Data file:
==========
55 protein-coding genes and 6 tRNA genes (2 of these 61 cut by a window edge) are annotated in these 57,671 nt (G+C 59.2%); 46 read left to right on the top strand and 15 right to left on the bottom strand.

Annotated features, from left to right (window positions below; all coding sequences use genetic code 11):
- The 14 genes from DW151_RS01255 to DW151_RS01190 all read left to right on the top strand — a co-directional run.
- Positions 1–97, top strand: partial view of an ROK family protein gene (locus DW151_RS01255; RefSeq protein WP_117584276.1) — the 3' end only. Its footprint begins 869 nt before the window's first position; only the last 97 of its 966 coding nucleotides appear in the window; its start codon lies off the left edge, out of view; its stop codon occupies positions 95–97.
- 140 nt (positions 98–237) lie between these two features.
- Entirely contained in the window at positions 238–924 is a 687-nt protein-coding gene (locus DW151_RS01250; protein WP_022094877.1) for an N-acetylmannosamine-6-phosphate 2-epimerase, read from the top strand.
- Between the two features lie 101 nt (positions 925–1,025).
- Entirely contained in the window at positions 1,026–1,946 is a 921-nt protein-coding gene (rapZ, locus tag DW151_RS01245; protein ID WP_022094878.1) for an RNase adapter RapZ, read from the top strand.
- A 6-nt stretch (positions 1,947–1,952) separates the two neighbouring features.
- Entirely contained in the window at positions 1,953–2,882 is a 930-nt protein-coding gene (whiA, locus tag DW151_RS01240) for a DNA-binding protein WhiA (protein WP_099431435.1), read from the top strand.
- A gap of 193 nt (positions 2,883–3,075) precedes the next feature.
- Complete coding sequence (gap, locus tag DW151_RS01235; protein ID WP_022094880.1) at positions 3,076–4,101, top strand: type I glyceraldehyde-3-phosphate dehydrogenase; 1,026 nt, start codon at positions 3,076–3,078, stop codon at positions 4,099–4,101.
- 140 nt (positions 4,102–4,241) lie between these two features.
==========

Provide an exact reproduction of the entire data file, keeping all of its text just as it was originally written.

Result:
55 protein-coding genes and 6 tRNA genes (2 of these 61 cut by a window edge) are annotated in these 57,671 nt (G+C 59.2%); 46 read left to right on the top strand and 15 right to left on the bottom strand.

Annotated features, from left to right (window positions below; all coding sequences use genetic code 11):
- The 14 genes from DW151_RS01255 to DW151_RS01190 all read left to right on the top strand — a co-directional run.
- Positions 1–97, top strand: partial view of an ROK family protein gene (locus DW151_RS01255; RefSeq protein WP_117584276.1) — the 3' end only. Its footprint begins 869 nt before the window's first position; only the last 97 of its 966 coding nucleotides appear in the window; its start codon lies off the left edge, out of view; its stop codon occupies positions 95–97.
- 140 nt (positions 98–237) lie between these two features.
- Entirely contained in the window at positions 238–924 is a 687-nt protein-coding gene (locus DW151_RS01250; protein WP_022094877.1) for an N-acetylmannosamine-6-phosphate 2-epimerase, read from the top strand.
- Between the two features lie 101 nt (positions 925–1,025).
- Entirely contained in the window at positions 1,026–1,946 is a 921-nt protein-coding gene (rapZ, locus tag DW151_RS01245; protein ID WP_022094878.1) for an RNase adapter RapZ, read from the top strand.
- A 6-nt stretch (positions 1,947–1,952) separates the two neighbouring features.
- Entirely contained in the window at positions 1,953–2,882 is a 930-nt protein-coding gene (whiA, locus tag DW151_RS01240) for a DNA-binding protein WhiA (protein WP_099431435.1), read from the top strand.
- A gap of 193 nt (positions 2,883–3,075) precedes the next feature.
- Complete coding sequence (gap, locus tag DW151_RS01235; protein ID WP_022094880.1) at positions 3,076–4,101, top strand: type I glyceraldehyde-3-phosphate dehydrogenase; 1,026 nt, start codon at positions 3,076–3,078, stop codon at positions 4,099–4,101.
- 140 nt (positions 4,102–4,241) lie between these two features.